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Development of the Human Y Chromosome as a Forensic Tool, Final Progress Report

NCJ Number
Michael F. Hammer; Susan D. Narveson
Date Published
9 pages
This study was conducted to develop a set of male-specific markers for use in forensic typing laboratories.
Main study goals were to identify a set of polymorphic markers mapping to the nonrecombining portion of the Y chromosome (NRY) that are robust in forensic analysis; to develop detailed protocols for high throughput, fluorescence-based typing of these markers; and to establish an NRY database for U.S. population groups. Several tri-, tetra-, and penta-nucleotide repeats exhibited robust amplification without artifactual banding and did not produce high- frequency alleles in all populations. Toward the goal of establishing an NRY polymorphism database, the researchers genotyped five Y-micro-satellites in a panel of 1,141 individuals representing 5 U.S. population groups (Southwest Hispanic, Caucasian, African American, Native American, and East Asian) and 15 populations from Asia, Europe, and the Americas. Six additional Y-micro-satellites were genotyped in a subset of the U.S. population groups. All 1,141 individuals were also genotyped at 31 bi-allelic polymorphisms on the NRY. The NRY was useful in identifying population-specific Y-chromosome haplotypes, while Y-micro-satellites and combination haplotypes provided a high degree of individualization among male lineages within populations. Results demonstrated the importance of considering the potential impact of both population structure and admixture among U.S. groups on the statistical analysis of Y-chromosome forensic data. 8 references, 7 tables, and 3 figures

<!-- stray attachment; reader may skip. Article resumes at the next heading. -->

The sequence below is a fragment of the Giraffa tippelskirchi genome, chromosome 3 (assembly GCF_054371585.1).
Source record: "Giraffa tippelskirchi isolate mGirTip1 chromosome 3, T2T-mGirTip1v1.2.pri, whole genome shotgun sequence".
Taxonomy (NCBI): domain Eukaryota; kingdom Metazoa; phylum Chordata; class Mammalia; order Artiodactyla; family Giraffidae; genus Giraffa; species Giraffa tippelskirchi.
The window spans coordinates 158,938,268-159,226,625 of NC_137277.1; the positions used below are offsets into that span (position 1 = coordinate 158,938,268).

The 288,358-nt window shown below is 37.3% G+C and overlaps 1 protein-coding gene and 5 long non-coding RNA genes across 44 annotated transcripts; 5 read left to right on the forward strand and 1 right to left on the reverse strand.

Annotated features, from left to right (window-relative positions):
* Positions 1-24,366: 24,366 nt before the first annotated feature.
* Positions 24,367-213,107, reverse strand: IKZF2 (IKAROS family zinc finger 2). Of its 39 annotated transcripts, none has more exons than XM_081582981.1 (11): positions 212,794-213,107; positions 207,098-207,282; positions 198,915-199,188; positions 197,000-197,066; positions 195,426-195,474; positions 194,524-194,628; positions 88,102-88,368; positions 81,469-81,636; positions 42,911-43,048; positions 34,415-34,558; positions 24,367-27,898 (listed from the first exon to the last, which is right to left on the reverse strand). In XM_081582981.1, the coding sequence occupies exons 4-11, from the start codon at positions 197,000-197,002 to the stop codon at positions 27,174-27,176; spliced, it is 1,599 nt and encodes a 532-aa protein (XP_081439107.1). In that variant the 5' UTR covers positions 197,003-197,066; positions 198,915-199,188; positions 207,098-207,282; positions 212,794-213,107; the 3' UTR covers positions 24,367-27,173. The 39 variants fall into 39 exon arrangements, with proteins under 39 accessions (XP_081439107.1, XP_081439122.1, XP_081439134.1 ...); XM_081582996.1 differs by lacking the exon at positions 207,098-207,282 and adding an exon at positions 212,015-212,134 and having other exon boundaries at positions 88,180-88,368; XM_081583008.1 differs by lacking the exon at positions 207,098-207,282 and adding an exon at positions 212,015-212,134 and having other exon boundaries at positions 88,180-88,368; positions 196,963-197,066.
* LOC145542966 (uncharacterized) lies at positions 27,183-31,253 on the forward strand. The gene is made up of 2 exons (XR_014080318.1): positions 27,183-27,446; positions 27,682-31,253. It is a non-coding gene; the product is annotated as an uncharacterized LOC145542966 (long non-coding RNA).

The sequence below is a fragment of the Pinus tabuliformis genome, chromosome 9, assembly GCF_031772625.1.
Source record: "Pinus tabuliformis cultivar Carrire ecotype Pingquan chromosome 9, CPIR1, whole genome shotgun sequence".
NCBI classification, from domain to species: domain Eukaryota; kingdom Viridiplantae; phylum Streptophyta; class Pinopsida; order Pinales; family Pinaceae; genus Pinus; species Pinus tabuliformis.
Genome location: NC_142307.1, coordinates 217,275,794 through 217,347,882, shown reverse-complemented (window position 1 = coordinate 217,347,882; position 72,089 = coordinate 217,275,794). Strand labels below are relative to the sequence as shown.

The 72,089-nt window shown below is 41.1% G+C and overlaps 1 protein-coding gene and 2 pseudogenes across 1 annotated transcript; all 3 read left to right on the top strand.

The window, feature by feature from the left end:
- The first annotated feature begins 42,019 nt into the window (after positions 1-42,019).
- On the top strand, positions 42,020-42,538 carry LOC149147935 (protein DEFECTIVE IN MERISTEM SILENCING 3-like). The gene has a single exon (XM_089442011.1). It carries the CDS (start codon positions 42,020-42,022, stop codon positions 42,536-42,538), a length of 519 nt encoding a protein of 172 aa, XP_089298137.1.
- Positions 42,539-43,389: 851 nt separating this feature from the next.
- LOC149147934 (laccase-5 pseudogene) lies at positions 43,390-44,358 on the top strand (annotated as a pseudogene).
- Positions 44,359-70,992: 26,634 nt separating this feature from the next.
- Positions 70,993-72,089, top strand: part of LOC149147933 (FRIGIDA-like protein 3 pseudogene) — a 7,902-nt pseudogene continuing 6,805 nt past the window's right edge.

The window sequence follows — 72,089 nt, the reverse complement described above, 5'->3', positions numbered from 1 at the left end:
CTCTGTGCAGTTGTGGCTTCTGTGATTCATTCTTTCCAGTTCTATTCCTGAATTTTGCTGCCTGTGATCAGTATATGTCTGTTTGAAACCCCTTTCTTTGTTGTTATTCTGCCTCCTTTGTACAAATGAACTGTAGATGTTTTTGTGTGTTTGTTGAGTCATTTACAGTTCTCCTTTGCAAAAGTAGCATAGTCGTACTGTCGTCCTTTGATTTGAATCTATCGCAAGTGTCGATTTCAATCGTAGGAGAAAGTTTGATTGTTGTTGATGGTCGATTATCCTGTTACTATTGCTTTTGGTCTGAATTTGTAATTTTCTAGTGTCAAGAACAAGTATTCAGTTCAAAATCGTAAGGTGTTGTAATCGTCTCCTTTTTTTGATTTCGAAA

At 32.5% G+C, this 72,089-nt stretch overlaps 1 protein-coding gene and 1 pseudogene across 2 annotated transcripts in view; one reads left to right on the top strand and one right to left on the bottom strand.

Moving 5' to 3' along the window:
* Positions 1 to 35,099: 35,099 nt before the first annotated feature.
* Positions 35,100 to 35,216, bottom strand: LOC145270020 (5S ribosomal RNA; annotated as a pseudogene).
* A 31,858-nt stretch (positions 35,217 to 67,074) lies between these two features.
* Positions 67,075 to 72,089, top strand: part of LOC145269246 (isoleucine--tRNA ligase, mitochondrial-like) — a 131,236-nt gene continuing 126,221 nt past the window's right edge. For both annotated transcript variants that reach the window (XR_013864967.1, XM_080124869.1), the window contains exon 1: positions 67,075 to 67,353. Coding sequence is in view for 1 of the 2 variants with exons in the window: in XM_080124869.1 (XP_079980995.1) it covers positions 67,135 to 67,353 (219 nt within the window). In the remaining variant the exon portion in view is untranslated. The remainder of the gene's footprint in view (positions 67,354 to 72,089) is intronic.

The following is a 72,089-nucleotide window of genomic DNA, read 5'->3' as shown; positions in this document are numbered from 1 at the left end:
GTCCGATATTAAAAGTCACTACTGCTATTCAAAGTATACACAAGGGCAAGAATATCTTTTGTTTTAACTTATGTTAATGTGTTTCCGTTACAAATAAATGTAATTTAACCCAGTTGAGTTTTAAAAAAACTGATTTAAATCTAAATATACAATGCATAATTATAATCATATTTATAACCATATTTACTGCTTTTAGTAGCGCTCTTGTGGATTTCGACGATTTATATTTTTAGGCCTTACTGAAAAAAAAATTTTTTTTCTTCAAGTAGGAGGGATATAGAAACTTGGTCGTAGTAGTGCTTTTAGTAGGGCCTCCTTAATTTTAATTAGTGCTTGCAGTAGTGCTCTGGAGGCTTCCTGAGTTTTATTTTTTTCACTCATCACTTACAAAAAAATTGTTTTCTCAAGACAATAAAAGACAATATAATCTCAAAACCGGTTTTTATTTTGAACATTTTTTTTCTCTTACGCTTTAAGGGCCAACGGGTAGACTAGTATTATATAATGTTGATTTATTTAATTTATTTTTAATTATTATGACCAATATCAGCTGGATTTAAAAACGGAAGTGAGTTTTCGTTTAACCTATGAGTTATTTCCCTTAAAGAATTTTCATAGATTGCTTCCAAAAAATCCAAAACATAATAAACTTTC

Date Published: January 1, 2000